The U.S. Department of Energy (DOE) selected four wind power projects totaling up to $8 million to develop next-generation wind turbine drivetrain technologies that will facilitate the continued growth of wind turbines for both land-based tall wind power and offshore wind farm applications.
These projects will develop more efficient, smaller, and lighter-weight generators that will lower costs and make wind power more affordable.
Each of the selected projects will receive up to $400,000 to design a wind turbine generator that can be scaled up to at least 10 megawatts to capitalize on the trend of larger, more powerful wind turbines, especially for offshore applications.
Two projects are developing “direct drive” permanent magnet generator designs that are smaller, lighter, less expensive, more reliable, more efficient, and use less rare earth content than conventional gearbox designs.
The drivetrain is the “powerhouse” of a wind turbine, containing the generator and gearbox which converts the torque—or rotation of the blades—into electricity.
Most wind turbine drivetrains currently use generators that are connected to gearboxes, which speed up the rotation from the relatively slow speed of the turbine’s blades (typically 5–15 rotations per minute for a modern machine), to the high speeds (1,000–1,800 rotations per minute) needed to generate electricity using a high-speed induction generator. Having all of those moving parts makes the gearbox one of the highest-maintenance parts of a wind turbine.
One alternative is to use a “direct drive” generator that can generate electricity at much lower speeds. Direct drive systems do not require a gearbox and therefore have fewer moving parts. However, they usually use permanent magnets, which require expensive, heavy, rare earth materials such as neodymium and dysprosium, and they typically require heavier generators than geared machines for a given turbine capacity.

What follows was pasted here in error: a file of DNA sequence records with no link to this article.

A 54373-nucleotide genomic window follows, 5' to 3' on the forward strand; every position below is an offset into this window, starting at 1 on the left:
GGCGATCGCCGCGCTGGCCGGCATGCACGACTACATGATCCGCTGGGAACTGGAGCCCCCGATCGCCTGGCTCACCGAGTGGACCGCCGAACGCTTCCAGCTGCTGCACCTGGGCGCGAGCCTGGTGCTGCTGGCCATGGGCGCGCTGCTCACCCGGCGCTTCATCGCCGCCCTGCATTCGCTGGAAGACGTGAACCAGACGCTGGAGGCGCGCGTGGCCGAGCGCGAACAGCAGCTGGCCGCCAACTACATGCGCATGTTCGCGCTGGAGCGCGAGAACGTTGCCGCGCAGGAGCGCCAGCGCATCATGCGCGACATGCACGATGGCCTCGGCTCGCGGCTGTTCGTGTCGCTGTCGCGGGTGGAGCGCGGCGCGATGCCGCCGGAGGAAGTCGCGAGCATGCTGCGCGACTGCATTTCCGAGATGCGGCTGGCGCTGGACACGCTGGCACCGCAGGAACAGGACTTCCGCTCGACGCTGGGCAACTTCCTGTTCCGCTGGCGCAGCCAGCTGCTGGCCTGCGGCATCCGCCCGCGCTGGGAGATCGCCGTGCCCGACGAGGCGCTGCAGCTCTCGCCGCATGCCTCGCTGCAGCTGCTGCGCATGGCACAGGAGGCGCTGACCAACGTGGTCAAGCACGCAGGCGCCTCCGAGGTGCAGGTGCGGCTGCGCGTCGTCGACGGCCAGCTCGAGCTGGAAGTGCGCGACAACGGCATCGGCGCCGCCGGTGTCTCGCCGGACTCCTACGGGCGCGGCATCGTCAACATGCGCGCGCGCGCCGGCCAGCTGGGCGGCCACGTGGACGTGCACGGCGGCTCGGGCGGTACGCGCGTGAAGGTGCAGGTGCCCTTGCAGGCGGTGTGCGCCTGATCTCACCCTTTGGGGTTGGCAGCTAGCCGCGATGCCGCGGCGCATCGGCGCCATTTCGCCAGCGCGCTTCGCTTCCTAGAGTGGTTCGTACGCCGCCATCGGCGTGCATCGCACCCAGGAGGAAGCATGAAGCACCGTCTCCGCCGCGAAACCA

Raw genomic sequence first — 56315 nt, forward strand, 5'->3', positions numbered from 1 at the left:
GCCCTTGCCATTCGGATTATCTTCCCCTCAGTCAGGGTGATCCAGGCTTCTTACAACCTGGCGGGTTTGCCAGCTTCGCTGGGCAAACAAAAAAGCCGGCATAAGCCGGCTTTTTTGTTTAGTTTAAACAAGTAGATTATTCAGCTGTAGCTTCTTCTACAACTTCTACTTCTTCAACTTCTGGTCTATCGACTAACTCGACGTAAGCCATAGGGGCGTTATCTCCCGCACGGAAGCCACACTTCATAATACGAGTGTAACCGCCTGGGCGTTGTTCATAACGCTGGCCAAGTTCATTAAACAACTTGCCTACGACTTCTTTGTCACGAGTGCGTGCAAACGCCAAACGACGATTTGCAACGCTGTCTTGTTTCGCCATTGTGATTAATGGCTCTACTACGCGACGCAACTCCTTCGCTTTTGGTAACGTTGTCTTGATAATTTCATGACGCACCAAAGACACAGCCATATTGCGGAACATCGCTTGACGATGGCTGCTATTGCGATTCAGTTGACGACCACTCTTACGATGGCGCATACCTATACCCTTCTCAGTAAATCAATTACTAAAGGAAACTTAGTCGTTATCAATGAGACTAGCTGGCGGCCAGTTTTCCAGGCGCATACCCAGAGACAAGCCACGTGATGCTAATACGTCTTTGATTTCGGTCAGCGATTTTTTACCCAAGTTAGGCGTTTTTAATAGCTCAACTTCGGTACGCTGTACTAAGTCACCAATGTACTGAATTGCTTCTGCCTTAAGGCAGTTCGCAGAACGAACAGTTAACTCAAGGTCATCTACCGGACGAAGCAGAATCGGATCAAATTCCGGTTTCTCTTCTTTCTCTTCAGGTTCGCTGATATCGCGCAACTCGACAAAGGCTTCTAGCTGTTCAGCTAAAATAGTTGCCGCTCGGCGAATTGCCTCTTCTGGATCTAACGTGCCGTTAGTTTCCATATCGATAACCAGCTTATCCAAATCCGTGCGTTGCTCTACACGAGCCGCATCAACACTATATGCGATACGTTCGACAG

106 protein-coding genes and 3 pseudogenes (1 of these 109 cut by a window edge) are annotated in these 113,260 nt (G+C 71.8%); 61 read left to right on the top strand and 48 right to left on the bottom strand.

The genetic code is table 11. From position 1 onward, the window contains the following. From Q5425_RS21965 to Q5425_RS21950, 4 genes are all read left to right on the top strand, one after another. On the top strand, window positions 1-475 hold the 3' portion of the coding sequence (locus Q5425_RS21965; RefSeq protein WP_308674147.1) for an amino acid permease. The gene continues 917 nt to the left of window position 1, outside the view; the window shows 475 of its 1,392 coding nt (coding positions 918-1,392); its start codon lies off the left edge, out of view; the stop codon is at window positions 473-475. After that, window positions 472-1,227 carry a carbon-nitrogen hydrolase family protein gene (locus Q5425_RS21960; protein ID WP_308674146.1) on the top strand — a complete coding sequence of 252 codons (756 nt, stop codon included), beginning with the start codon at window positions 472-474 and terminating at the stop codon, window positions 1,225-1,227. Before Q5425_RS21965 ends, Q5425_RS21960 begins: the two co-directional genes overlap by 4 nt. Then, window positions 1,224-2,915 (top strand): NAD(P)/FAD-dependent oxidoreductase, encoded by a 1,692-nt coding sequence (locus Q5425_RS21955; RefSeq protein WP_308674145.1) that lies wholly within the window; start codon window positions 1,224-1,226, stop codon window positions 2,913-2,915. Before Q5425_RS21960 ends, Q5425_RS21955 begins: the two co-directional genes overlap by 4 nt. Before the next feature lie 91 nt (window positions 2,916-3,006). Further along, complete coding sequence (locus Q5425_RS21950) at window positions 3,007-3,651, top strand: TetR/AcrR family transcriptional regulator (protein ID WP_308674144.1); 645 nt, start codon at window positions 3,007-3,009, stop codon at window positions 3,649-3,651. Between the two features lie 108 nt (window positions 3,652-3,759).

DOE is funding four projects to develop high-efficiency, lightweight wind turbine generators, all of which are developing direct drive technologies. Two of these generators are “superconducting” and do not use permanent magnets or rare earth materials.
Regardless of whether it’s direct drive or geared, these components are massive (200–320 tons for a 10-megawatt (MW) turbine generator system), and as they are positioned on the top of the wind turbine’s tower, this also increases the weight and cost of the tower and foundation. They also require large, expensive cranes for installation, and have transportation constraints due to their weight.
Wind turbine tower heights have grown from 60 to over 80 meters, and are expected to exceed 100 meters (330 feet) in the coming years, adding to these challenges.
At the same time, average wind turbine capacities have increased from 1 MW to 2–3 MW on land and 5–6 MW offshore, with plans for 10–12-MW offshore wind turbines by the mid-2020s. This increase in capacity means more powerful machines that can generate more electricity, but it also means larger and heavier components.
And as we look to the future with floating offshore wind platforms to access wind resources where the water is too deep for conventional foundations, lightweighting while maintaining high efficiency becomes even more important. Floating foundations would need to be much larger (and therefore more expensive) to support heavier components on top of the wind turbine tower.
DOE is funding four projects to reduce mass and cost while increasing the efficiency of wind turbine generators. These projects will design generators that can be scaled up to at least 10 megawatts to capitalize on the trend of larger, more powerful wind turbines, for tall wind and offshore applications.